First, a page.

Operator

And the next question comes from Geoffrey Elliott with Autonomous Research. Please go ahead.

Geoffrey Elliott -- Autonomous Research -- Analyst

Good morning. Thank you for taking the question. First just a little clarification, when you were talking about the NIM staying stable in the fourth quarter that was the core NIM, right. Just wanted to clarify on that?

William C. Losch -- Executive Vice President and Chief Financial Officer

That's right.

Geoffrey Elliott -- Autonomous Research -- Analyst

Thank you. So just in terms of asset sensitivity, you kind of mentioned that a few times as a positive on the conference call, but I guess given the discussion about the stable core NIM into year-end and given that Slide 7 shows a negative impact from rate stays and other in the slide deck, can you kind of help us by quantifying that asset sensitivity that used to be a useful chart in the slide deck, but it seems to be gone the last couple of quarters. Just how much of a benefit is there still from rising rates?

William C. Losch -- Executive Vice President and Chief Financial Officer

Aarti is sitting here pointing and laughing at me because I told her we didn't need that anymore, now that we need it. The asset sensitivity hasn't much changed from when we had that -- had that graph in there. There's been modest mix shifts as we would have expected, particularly in the deposit portfolio as rates have started to rise, little bit more of a shift into money market and money market into CDs, which would dampen asset sensitivity. But in terms of the lending that we're continuing to do, it's predominantly floating rate, and so in aggregate, our asset sensitivity has meaningfully changed. And so, we would expect the same types of net increases that we had seen before maybe I think I'm trying to recall, I think it's maybe $8 million annualized for a 25 basis point move, something like that. It's roughly the same.

Geoffrey Elliott -- Autonomous Research -- Analyst

I guess the reason for asking is, it doesn't really feel like it's been coming through the last couple of quarters. The comments on 4Q stable core NIM kind of suggests there's not much benefit there in 4Q. So again what's the piece that I'm missing there?

William C. Losch -- Executive Vice President and Chief Financial Officer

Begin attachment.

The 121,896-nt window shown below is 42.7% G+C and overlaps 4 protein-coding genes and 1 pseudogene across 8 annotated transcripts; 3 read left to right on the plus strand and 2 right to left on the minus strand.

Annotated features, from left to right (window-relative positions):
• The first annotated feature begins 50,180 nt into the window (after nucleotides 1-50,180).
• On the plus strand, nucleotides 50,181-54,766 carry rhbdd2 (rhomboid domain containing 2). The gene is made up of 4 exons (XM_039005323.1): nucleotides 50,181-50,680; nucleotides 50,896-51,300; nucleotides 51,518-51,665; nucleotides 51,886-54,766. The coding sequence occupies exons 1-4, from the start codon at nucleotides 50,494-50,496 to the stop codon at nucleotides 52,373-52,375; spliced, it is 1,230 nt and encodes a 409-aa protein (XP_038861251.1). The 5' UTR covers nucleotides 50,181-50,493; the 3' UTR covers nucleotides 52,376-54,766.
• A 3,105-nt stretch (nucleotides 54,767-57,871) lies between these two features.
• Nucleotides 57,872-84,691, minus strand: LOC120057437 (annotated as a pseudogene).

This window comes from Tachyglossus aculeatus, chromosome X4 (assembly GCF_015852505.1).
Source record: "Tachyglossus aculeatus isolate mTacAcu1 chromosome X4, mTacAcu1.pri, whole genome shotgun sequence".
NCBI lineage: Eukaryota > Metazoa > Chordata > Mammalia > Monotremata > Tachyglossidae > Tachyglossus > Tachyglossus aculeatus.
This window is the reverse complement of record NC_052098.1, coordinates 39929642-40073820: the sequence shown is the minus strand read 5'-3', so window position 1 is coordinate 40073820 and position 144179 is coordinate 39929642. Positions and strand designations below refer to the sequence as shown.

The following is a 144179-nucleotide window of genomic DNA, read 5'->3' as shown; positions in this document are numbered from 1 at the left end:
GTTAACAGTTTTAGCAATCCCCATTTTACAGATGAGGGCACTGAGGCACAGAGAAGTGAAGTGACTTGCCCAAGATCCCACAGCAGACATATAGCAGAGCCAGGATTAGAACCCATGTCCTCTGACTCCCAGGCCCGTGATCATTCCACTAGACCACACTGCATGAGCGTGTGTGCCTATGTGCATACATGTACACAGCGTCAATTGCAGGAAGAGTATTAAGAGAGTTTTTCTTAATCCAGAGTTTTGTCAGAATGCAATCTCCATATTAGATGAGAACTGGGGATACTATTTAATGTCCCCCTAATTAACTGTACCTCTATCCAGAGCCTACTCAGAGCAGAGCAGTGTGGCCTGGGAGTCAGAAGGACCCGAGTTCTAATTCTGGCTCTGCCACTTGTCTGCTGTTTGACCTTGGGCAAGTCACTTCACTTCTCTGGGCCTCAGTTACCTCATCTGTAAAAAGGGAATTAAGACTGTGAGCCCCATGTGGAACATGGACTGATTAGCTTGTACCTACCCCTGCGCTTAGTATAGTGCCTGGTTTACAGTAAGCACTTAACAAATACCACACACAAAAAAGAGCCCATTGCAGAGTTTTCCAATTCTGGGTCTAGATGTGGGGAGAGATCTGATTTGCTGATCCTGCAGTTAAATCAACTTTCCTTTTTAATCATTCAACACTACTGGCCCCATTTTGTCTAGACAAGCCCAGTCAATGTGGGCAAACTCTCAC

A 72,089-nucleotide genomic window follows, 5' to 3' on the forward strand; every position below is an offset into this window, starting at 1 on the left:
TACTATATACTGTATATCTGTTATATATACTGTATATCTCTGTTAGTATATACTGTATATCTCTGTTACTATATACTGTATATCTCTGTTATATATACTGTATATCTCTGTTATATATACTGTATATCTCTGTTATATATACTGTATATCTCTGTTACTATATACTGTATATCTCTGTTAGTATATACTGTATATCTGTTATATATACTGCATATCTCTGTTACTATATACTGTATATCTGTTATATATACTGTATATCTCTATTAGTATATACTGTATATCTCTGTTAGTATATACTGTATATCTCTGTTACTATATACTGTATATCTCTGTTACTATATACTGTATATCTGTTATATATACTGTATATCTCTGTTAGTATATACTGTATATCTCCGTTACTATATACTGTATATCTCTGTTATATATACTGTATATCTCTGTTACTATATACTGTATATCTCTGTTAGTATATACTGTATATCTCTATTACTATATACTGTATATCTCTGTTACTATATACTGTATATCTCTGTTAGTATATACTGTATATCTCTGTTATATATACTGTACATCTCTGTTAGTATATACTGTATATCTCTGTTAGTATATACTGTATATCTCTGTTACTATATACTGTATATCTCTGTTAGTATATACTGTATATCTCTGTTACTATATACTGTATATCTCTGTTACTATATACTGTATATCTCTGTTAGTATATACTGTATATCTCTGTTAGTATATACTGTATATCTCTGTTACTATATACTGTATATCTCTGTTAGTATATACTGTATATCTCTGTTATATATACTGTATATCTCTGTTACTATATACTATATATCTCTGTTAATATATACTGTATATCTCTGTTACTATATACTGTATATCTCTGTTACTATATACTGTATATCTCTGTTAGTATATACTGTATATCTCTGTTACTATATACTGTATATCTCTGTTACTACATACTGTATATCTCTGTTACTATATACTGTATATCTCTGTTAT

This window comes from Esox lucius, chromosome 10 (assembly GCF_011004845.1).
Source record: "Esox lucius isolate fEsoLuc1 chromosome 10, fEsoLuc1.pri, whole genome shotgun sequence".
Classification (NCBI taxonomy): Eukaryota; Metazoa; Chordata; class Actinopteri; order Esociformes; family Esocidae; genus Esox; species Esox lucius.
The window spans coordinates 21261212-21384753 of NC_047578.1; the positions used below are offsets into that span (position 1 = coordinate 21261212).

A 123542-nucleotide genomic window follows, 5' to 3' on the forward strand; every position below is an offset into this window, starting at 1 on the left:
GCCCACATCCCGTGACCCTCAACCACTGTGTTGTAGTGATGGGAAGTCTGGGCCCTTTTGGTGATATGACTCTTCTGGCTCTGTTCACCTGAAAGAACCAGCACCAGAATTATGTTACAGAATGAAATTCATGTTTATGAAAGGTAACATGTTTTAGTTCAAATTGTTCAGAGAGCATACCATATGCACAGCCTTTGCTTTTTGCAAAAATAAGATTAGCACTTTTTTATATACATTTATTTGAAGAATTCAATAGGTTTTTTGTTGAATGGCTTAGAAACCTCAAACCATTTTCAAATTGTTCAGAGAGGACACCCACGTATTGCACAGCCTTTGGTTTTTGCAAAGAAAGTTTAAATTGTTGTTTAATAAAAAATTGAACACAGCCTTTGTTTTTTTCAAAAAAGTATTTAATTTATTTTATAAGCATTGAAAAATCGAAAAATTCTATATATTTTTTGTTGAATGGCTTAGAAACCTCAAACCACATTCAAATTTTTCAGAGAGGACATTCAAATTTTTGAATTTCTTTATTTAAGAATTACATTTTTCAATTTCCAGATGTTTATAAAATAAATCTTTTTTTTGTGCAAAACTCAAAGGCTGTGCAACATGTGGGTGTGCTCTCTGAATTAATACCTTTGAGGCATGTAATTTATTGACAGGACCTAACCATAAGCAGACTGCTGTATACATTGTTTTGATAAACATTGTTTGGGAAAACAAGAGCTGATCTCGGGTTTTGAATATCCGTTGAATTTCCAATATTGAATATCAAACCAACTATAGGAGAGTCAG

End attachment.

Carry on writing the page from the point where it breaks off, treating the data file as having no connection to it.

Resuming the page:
Yeah, so I would tell you that the last two quarters have really -- the difference has been the deposit beta. So the deposit beta of course from 3Q '15 to the first quarter of '18 let's say was very, very low and if you actually go back, we would have beat those asset sensitivity metrics that we put out on that graph before we would have been ahead of them last couple of quarters, because we were defending our deposit base, that our deposit betas were higher, which dampened the sensitivity. But over time particularly when rates, short rates ultimately moderate and stop increasing, we think that, that again will help us in terms of our net asset sensitivity. And so, I think, Geoffrey it's a question of timing, but over time, and through a cycle we think our asset sensitivity is in tact.

Operator

And our next question comes from Tyler Stafford from Stephens Inc. Please go ahead.

Tyler Stafford -- Stephens Inc. -- Analyst

Hi, good morning guys.

Bryan Jordan -- Chairman, President and Chief Executive Officer

Good morning.

Tyler Stafford -- Stephens Inc. -- Analyst

I wanted to start just on the mortgage warehouse and obviously a good quarter there and the deck talked about market share gains driving that volume. I was just wondering if you can talk about the pricing or the yields in that business today. And just curious, if you're seeing any spread degradation at all just given that market share gains?

William C. Losch -- Executive Vice President and Chief Financial Officer

Yeah, so it's still our highest yielding portfolio on the commercial side. Do you have that --

Susan L. Springfield -- Executive Vice President and Chief Credit Officer

Yeah, we the yield is 546 for the quarter.

William C. Losch -- Executive Vice President and Chief Financial Officer

Yeah, so it's almost 550 in terms of yield. And so, very healthy. I would generally say though that, as we've continued to build market share, of course, there are certain instances where we gleaned in and gotten little bit more aggressive than the portfolio yield to try to acquire balances, but that rate volume trade-off has been a net positive for us, of course. And so, we would expect that type of momentum to continue, we'll always look to increase our share at a profitable rate and I will tell you that Bob Garrett and our loan to mortgage company team and business out there do a phenomenal job of managing economic profit and managing returns on individual relationships such that we're giving fair pricing to our clients, but also making sure that the bank gets paid for using our balance sheet as well.

So we expect those yields to continue to go up, particularly as when rates do rise because they're a short-term oriented rate business. And so, we're very pleased with how it's performing.

Susan L. Springfield -- Executive Vice President and Chief Credit Officer

In addition to that, we've seen some really good deposit opportunity within the mortgage warehouse lending business, and so, calling on those customers and talking with them about deposits. And then one last thing is it relates to market share growth in mortgage warehouse, it's been a combination of an increase in client count. So, client count mortgage warehouse even just quarter-over-quarter was up about 5%, year-over-year we're up about 15% in terms of numbers of client. And then, in select cases, we're increasing some loans to existing customers. So we like the business and we like both the lending side and the deposit opportunities that are there as well.